And at uni I missed out on so much. Whilst my friends got late night takeaways and drank cocktails I either joined in then spent the rest of my night with my fingers down my throat or sat in a corner too scared to let the calories pass my lips. Nights out became impossible because I was too cold and weak to manage being out for any long period of time. I missed the celebrations of finishing my degree with friends twice and have watched two graduation ceremonies I should have been at pass me by whilst I sat in hospital or at home recovering. I missed out on relationships and casual kisses in nightclubs and dancing the night away. I missed uni balls and patrons dinners. I went from getting firsts to 2:1s and then 2:2s. I lived in the library but only because it was warm and I couldn’t eat in there. I missed weekends away with societies and meals with my flatmates. I didn’t get summer internships because I was too busy self destructing.

If I could go back and stop myself from getting an eating disorder I would. But I can’t. So I shall take the life experience it’s given me and try to make up all I’ve lost to it whilst things are good.

Endings

Last June I was on the home straight of my degree. I was finally about to complete it and be done with my time at Imperial as a microbiology student. I should have been excited, planning the life I would lead. Instead I was visiting two or three pharmacies a day buying packets of paracetamol, sleeping in bed sheets crusted with blood where I’d opened deep wounds on my arms each night and fielding daily visits from the crisis team. Meanwhile I was going into university and completing days in the lab followed by hours writing my dissertation and presenting as a normal slightly stressed student to my supervisors.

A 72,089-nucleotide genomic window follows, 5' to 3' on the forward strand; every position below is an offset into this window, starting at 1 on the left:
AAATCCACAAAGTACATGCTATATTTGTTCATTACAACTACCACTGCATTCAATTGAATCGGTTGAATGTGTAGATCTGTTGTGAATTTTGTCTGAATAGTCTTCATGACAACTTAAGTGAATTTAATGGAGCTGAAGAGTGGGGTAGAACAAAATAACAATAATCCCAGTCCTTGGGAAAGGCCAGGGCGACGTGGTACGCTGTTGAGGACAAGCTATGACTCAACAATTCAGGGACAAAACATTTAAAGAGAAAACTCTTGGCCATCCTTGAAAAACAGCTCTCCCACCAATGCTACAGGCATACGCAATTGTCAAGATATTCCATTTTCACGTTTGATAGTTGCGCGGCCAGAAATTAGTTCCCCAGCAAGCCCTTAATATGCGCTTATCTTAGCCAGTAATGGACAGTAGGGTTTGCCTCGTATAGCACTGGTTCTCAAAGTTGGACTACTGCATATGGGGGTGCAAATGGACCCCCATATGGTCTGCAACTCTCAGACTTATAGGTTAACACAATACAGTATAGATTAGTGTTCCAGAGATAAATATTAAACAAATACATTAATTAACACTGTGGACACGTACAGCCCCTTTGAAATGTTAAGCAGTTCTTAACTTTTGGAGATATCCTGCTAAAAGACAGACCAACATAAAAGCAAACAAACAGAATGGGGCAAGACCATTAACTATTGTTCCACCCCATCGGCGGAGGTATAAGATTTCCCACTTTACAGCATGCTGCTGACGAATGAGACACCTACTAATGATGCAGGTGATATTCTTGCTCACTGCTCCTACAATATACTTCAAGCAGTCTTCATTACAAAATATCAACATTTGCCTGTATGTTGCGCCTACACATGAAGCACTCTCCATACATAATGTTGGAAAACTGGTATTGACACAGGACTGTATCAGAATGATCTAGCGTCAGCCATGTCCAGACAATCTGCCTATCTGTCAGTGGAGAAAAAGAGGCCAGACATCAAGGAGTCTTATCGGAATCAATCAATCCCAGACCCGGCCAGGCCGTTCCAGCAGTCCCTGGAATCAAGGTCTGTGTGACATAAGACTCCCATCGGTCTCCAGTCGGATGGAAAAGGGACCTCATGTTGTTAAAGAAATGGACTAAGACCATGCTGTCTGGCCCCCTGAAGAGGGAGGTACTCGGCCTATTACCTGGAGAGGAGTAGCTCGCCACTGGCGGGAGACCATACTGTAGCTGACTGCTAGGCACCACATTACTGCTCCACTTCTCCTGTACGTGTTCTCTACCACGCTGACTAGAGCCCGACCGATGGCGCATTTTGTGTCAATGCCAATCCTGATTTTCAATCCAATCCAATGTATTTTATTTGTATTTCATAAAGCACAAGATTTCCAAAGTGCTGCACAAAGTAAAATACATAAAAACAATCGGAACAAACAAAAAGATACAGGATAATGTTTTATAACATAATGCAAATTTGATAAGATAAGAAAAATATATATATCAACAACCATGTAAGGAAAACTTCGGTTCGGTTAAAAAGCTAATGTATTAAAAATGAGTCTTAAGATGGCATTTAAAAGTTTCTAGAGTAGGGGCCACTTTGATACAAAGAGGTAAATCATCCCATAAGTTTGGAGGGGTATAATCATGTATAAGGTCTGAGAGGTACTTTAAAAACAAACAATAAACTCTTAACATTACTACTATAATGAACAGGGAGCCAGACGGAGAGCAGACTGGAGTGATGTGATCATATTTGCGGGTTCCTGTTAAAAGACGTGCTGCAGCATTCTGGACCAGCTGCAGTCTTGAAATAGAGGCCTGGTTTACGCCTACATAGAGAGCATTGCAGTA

Truth was I was planning to kill myself on the 6th June- the day I would complete my degree. In my mind my degree was the final loose end to tie up. To make everything neat and completed before I killed myself.

Yesterday I sat in an office presenting my dissertation to two academics. I ran through my PowerPoint and then was questioned, intensely, on aspects of my project and my entire degree. I would love to say it went well but my anxiety hijacked the meeting and I clammed up. Still I came out of the meeting and it hit me.

I’ve finished my degree. And I’m still alive.

The thought should bring me elation and gladness. Two years ago I was dying of self inflicted starvation. 7 months ago I was stockpiling for an overdose. I’ve been on self destruct for so long I don’t know how to feel now. I still feel very similar in terms of thoughts and mood. But I feel trapped in that if I act on those thoughts I would destroy my family. I’ve finished my degree and I’m still alive. And I don’t know how to live with that. I’m glad and I’m terrified and I’m angry. I don’t want to be like this but I can feel myself spiralling again.

The difference this time is I’m asking for help. It’s just getting people to hear me is hard. I saw the ED services on Friday and the overriding message was that unless I stabilise my weight, bloods, mood, self harm, purging, eating and suicidal thoughts before I start treatment I will be discharged as they’ll be unable to offer effective treatment. But no one can offer me any ways to help me do that. My CMHT team is moving my treatment to a different county team due to my postcode so I’m losing the CPN I’m only just beginning to trust. I’m trying to tell people I’m falling again but it’s so hard to be heard.